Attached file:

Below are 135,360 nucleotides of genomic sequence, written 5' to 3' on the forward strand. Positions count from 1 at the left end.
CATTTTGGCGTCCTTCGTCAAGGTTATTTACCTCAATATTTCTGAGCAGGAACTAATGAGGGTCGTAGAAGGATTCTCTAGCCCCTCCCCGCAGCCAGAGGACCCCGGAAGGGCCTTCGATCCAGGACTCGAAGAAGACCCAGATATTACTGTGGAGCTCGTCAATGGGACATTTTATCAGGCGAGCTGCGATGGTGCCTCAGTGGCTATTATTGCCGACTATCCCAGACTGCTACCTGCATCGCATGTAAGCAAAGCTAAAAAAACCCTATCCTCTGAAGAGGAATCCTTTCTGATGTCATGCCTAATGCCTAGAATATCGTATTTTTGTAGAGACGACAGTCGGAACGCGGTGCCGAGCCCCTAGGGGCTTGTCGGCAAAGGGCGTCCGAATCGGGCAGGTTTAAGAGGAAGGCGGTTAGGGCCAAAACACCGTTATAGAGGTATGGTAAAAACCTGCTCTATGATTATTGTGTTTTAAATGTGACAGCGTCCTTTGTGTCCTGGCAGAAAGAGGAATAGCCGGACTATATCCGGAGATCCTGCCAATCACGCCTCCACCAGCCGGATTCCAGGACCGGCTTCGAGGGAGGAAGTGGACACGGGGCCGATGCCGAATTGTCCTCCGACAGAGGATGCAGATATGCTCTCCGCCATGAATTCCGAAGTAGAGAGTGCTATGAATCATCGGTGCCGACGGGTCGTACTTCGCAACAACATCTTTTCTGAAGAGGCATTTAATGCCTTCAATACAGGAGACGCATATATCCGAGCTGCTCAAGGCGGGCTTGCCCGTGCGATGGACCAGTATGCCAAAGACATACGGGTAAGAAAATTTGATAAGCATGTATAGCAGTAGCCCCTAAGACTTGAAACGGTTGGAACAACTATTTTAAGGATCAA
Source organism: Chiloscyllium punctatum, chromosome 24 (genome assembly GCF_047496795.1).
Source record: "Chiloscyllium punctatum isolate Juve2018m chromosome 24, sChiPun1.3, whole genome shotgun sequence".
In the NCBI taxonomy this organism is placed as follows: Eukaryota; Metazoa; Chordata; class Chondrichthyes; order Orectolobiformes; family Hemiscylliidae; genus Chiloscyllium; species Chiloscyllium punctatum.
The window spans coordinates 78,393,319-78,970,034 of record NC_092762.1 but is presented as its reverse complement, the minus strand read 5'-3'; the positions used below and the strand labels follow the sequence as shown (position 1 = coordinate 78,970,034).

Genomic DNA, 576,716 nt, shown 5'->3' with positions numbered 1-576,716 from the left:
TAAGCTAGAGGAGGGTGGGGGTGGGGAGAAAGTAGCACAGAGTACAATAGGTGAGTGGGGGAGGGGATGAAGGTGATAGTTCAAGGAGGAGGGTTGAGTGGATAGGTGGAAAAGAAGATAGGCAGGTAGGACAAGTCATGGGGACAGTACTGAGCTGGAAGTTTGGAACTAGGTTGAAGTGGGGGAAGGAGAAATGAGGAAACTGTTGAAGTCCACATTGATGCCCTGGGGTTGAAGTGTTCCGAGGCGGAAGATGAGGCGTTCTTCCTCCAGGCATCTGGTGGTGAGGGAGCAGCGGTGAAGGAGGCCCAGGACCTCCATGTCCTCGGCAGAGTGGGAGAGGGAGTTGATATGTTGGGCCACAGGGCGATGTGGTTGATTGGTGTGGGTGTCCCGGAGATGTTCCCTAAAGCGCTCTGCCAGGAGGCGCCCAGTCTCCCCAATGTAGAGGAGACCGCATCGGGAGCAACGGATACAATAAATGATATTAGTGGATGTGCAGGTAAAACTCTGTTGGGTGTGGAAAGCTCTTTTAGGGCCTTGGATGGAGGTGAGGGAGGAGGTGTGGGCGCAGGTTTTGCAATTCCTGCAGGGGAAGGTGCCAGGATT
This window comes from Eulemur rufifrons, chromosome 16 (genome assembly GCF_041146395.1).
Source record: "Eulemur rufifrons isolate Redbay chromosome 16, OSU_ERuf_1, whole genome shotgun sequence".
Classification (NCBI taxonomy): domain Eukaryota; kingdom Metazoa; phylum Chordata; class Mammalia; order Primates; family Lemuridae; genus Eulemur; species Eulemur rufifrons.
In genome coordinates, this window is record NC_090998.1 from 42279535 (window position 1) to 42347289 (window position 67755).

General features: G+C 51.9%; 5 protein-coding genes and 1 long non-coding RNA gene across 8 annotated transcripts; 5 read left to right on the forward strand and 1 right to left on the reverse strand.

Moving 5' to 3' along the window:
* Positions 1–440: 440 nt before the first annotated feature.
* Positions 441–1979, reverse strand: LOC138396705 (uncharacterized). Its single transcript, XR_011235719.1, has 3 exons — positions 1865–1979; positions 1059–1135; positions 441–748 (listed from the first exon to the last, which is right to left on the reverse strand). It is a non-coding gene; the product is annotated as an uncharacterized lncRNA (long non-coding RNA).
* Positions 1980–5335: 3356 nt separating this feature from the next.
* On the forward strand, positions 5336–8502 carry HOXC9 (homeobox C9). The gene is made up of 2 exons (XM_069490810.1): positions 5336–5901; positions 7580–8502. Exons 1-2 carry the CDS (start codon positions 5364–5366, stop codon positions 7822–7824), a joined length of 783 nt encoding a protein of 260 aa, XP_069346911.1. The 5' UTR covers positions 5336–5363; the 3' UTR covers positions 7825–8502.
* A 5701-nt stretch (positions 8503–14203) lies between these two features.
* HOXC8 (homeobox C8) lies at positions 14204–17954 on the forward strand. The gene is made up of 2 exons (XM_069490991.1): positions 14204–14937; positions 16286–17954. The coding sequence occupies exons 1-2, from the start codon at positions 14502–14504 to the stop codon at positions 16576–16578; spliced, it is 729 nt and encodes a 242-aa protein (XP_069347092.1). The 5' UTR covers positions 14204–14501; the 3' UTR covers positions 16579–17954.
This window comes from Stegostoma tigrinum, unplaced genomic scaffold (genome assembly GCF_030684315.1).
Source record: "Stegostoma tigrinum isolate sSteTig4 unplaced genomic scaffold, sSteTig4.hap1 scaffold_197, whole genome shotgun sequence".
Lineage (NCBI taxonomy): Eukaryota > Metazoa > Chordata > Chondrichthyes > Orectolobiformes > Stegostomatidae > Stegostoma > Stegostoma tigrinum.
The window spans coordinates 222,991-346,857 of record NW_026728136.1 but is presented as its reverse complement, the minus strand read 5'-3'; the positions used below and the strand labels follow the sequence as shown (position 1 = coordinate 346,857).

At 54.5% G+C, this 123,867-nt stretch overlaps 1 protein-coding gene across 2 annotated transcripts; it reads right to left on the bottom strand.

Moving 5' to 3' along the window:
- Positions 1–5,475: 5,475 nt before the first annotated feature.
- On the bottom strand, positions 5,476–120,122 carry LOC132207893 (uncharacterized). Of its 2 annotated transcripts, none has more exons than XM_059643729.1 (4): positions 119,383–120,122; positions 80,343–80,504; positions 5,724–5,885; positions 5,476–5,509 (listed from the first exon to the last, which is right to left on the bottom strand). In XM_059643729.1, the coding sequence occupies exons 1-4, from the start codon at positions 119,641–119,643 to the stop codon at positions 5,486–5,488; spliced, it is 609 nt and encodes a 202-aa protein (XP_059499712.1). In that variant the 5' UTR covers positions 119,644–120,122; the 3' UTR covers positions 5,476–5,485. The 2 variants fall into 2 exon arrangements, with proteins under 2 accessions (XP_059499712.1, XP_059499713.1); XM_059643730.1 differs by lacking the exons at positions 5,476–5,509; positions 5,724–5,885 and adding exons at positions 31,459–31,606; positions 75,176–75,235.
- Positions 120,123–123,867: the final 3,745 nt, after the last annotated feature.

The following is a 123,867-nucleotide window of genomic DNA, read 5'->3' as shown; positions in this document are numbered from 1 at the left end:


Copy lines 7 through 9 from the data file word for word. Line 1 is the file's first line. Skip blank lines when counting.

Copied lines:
Genomic DNA, 576,716 nt, shown 5'->3' with positions numbered 1-576,716 from the left:
TAAGCTAGAGGAGGGTGGGGGTGGGGAGAAAGTAGCACAGAGTACAATAGGTGAGTGGGGGAGGGGATGAAGGTGATAGTTCAAGGAGGAGGGTTGAGTGGATAGGTGGAAAAGAAGATAGGCAGGTAGGACAAGTCATGGGGACAGTACTGAGCTGGAAGTTTGGAACTAGGTTGAAGTGGGGGAAGGAGAAATGAGGAAACTGTTGAAGTCCACATTGATGCCCTGGGGTTGAAGTGTTCCGAGGCGGAAGATGAGGCGTTCTTCCTCCAGGCATCTGGTGGTGAGGGAGCAGCGGTGAAGGAGGCCCAGGACCTCCATGTCCTCGGCAGAGTGGGAGAGGGAGTTGATATGTTGGGCCACAGGGCGATGTGGTTGATTGGTGTGGGTGTCCCGGAGATGTTCCCTAAAGCGCTCTGCCAGGAGGCGCCCAGTCTCCCCAATGTAGAGGAGACCGCATCGGGAGCAACGGATACAATAAATGATATTAGTGGATGTGCAGGTAAAACTCTGTTGGGTGTGGAAAGCTCTTTTAGGGCCTTGGATGGAGGTGAGGGAGGAGGTGTGGGCGCAGGTTTTGCAATTCCTGCAGGGGAAGGTGCCAGGATT
This window comes from Eulemur rufifrons, chromosome 16 (genome assembly GCF_041146395.1).